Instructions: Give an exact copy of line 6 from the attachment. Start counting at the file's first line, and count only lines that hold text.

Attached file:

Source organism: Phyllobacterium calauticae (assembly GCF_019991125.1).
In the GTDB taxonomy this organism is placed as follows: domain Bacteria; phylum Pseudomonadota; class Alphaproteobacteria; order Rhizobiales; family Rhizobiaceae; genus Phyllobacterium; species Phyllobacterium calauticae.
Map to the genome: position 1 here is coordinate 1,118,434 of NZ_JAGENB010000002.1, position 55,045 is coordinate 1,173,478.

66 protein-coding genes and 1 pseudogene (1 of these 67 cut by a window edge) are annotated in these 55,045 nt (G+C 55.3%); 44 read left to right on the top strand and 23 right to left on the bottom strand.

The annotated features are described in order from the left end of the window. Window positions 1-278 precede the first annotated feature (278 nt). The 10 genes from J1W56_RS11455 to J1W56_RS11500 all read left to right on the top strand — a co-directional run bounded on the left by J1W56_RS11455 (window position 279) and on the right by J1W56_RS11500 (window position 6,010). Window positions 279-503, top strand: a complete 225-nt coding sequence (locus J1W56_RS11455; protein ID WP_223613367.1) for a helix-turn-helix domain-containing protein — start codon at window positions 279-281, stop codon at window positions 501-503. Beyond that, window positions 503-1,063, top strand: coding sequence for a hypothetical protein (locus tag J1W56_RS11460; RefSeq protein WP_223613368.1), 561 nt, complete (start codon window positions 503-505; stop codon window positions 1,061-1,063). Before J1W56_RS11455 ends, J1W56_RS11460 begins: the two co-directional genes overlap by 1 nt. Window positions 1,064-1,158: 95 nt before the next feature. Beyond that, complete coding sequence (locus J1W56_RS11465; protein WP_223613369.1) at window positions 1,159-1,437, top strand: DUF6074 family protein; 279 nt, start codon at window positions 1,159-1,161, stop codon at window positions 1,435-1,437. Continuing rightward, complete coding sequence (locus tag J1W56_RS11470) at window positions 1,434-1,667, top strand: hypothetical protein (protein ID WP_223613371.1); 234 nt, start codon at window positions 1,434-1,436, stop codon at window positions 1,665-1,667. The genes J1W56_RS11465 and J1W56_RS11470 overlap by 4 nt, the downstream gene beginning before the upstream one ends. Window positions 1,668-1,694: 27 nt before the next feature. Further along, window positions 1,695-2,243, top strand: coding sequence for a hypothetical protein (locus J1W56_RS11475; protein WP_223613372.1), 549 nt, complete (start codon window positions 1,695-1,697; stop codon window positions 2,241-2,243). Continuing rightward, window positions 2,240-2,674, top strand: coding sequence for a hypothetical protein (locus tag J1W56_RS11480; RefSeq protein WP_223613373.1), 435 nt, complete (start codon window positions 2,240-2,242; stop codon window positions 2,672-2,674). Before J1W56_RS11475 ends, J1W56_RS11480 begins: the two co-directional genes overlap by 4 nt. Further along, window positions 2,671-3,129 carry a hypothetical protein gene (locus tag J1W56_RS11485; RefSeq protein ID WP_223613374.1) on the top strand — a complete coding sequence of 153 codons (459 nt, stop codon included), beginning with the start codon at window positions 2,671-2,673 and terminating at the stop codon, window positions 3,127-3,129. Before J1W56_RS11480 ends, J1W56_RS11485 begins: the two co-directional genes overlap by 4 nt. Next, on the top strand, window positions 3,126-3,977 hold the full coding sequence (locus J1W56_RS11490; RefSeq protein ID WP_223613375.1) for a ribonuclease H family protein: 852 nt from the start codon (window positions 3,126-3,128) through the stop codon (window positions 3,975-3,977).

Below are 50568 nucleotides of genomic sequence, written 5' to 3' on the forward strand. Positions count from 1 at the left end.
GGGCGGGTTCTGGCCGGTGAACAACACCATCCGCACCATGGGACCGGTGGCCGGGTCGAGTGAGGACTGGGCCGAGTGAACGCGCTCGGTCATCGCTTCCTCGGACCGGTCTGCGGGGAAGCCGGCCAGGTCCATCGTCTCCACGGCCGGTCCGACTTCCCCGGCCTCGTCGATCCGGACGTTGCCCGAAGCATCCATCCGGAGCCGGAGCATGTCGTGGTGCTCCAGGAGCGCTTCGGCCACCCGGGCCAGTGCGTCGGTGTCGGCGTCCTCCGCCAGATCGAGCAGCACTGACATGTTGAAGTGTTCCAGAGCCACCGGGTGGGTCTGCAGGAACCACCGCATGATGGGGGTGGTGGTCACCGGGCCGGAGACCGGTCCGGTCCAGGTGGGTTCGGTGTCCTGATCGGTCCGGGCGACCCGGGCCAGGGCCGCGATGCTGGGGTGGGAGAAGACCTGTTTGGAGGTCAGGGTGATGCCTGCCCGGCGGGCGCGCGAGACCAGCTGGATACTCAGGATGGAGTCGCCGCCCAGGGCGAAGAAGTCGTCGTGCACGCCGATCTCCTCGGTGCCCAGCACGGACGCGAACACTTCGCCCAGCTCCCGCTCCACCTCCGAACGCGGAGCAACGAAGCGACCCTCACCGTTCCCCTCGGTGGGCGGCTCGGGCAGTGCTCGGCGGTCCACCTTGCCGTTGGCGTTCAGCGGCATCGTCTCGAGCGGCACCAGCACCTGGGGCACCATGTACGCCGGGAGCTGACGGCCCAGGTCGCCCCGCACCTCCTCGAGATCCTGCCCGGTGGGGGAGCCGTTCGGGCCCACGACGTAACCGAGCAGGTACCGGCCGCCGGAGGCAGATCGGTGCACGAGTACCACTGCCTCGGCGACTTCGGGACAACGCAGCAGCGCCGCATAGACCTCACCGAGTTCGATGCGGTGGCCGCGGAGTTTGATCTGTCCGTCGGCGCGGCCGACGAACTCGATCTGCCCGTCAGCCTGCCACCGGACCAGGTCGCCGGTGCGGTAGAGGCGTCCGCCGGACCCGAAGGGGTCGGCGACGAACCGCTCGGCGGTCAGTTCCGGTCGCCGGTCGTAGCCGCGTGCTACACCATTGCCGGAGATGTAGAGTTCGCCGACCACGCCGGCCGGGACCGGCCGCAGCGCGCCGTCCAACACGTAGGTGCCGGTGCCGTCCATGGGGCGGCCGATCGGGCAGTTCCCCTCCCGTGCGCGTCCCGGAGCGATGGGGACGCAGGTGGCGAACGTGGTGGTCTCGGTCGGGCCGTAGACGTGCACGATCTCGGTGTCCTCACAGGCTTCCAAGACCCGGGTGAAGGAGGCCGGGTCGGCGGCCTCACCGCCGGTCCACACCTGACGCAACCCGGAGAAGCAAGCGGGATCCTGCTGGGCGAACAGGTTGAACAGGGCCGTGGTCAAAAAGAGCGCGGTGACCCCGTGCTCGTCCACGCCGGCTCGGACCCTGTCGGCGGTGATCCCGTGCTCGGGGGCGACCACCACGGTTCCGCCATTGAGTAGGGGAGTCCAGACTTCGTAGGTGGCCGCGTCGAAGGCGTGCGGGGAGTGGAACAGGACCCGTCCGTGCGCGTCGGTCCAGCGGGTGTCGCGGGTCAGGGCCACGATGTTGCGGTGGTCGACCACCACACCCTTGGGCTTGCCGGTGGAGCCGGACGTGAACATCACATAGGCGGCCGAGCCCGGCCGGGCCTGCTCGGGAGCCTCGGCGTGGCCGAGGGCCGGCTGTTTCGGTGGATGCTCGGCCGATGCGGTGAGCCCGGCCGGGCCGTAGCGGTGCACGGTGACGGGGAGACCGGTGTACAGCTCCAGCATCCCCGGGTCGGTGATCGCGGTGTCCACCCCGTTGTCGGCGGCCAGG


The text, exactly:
Below are 50568 nucleotides of genomic sequence, written 5' to 3' on the forward strand. Positions count from 1 at the left end.